Australians will soon be able to freely travel overseas and fully vaccinated people allowed to quarantine in homes for a week.
Tough border measures preventing people from leaving Australia without approval will be scrapped when 80 per cent double-dose vaccination coverage for people aged 16 and over is reached.
A shift from hotels to home quarantine will be the trigger for a major overhaul of international travel, with the new system expected to start in November.
Prime Minister Scott Morrison said the time had come to give Australians back their lives.
"I want us to get moving. I want people to be able to come home," he told reporters in Canberra.
"I want that incentive to be there that says 'let's get vaccinated, let's open up'."
Fully immunised Australians will be allowed to quarantine in homes for a week provided they have received approved vaccines.
That will include AstraZeneca, Pfizer, Moderna and Johnson & Johnson, along with China's Sinovac and Covishield produced in India.
Unvaccinated people or those without approved jabs will require two weeks' managed isolation in hotels or dedicated facilities.
People who cannot be immunised including those under 12 or with a medical condition will be treated as vaccinated.
States and territories will access the new freedoms at different times with vaccination coverage and home quarantine programs varying across jurisdictions.
NSW is expected to be first cab off the rank with that state's government keen to welcome home some of the 45,000 Australians stranded abroad.
In coming weeks, Australians will be able to access internationally proof of vaccination certificates which include a QR code.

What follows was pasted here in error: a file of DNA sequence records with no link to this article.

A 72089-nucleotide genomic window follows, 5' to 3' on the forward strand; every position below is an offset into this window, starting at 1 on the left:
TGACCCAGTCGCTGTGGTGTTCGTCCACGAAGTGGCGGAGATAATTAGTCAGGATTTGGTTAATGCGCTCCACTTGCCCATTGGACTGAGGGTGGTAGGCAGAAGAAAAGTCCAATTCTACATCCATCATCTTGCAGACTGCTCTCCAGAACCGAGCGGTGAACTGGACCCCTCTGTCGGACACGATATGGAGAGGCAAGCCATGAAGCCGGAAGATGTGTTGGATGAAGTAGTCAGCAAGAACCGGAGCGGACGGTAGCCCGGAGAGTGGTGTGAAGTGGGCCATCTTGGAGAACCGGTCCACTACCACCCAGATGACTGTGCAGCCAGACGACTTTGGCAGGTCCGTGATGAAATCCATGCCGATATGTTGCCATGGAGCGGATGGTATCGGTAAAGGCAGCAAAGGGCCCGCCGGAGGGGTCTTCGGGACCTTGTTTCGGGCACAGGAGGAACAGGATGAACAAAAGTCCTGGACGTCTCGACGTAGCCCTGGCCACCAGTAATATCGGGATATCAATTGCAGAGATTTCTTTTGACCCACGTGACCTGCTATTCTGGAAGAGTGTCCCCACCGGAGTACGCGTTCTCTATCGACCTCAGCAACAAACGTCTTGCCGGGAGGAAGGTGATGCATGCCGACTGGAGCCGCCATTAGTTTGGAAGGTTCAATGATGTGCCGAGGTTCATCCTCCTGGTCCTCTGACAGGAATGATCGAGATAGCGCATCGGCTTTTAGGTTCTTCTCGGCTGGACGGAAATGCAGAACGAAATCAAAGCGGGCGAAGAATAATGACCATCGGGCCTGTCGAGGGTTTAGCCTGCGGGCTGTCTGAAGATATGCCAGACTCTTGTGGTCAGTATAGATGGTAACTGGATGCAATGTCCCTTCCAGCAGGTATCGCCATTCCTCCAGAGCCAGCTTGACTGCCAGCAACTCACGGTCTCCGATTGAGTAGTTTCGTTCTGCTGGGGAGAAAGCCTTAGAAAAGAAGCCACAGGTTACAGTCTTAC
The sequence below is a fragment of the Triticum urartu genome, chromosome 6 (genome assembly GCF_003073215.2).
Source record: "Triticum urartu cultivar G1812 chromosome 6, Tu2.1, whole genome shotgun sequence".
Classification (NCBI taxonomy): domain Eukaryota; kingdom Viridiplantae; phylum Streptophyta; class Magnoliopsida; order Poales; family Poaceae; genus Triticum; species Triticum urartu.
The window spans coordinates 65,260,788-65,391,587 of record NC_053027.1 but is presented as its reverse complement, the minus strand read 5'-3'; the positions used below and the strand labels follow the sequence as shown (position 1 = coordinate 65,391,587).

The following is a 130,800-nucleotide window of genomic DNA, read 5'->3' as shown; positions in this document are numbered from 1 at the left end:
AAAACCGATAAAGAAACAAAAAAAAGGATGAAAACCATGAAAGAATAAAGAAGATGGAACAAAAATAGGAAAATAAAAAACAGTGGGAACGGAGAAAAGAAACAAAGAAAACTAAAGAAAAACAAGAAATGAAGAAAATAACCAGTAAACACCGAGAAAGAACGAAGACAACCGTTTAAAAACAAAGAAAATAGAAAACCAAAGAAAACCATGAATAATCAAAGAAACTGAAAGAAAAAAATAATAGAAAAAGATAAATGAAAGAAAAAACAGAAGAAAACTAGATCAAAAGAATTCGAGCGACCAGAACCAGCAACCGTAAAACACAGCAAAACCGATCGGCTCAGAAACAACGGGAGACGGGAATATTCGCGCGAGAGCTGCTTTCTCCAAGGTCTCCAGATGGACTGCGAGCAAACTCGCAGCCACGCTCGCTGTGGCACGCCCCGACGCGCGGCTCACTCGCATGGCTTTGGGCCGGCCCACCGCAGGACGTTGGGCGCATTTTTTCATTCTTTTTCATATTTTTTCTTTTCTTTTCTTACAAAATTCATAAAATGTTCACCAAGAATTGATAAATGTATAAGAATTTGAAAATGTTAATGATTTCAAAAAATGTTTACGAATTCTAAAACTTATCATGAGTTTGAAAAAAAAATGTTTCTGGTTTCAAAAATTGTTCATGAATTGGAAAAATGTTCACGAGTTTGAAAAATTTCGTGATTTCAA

The federal government will offer to facilitate flights into any state or territory that agrees to start seven-day home quarantine trials for returning Australians.
"It's time to give Australians their lives back," Mr Morrison said.
"We've saved lives. We've saved livelihoods, but we must work together to ensure that Australians can reclaim the lives that they once had in this country."
Qantas has brought forward restarting international flights to November 14.
The national carrier will operate three weekly return flights between Sydney and London and the same number between Sydney and Los Angeles.
But West Australian Premier Mark McGowan said on Friday that his state would be open to international travel "some time next year" with a date set once the state vaccination rate was between 80 and 90 per cent.
He rejected the idea that returning travellers could undertake a week of home quarantine, saying that was not endorsed by public health authorities.
Federal Opposition Leader Anthony Albanese said the government needed to start delivering for stranded Australians rather than focusing on more announcements.
"Mr Morrison has failed on borders because he failed to establish purpose-built quarantine," he said.
Testing is expected to remain a requirement of international travel with rapid antigen checks likely to form part of the regime.
The government is also working towards quarantine-free travel with countries like New Zealand when health advice deems it safe.
The prime minister believes the isolation period for fully vaccinated people could be further cut in the future.
Mr Morrison said recognising Sinovac and Covishield would be important in allowing Australians and international students in from countries where the vaccines were used.
More than 55 per cent of Australians over 16 have been fully vaccinated, while 78.5 per cent have received at least one dose.
NSW recorded 15 deaths and 864 new cases, while there were 1143 infections and three deaths in Victoria.
The ACT detected a record 52 new cases, along with two deaths.
Australian Associated Press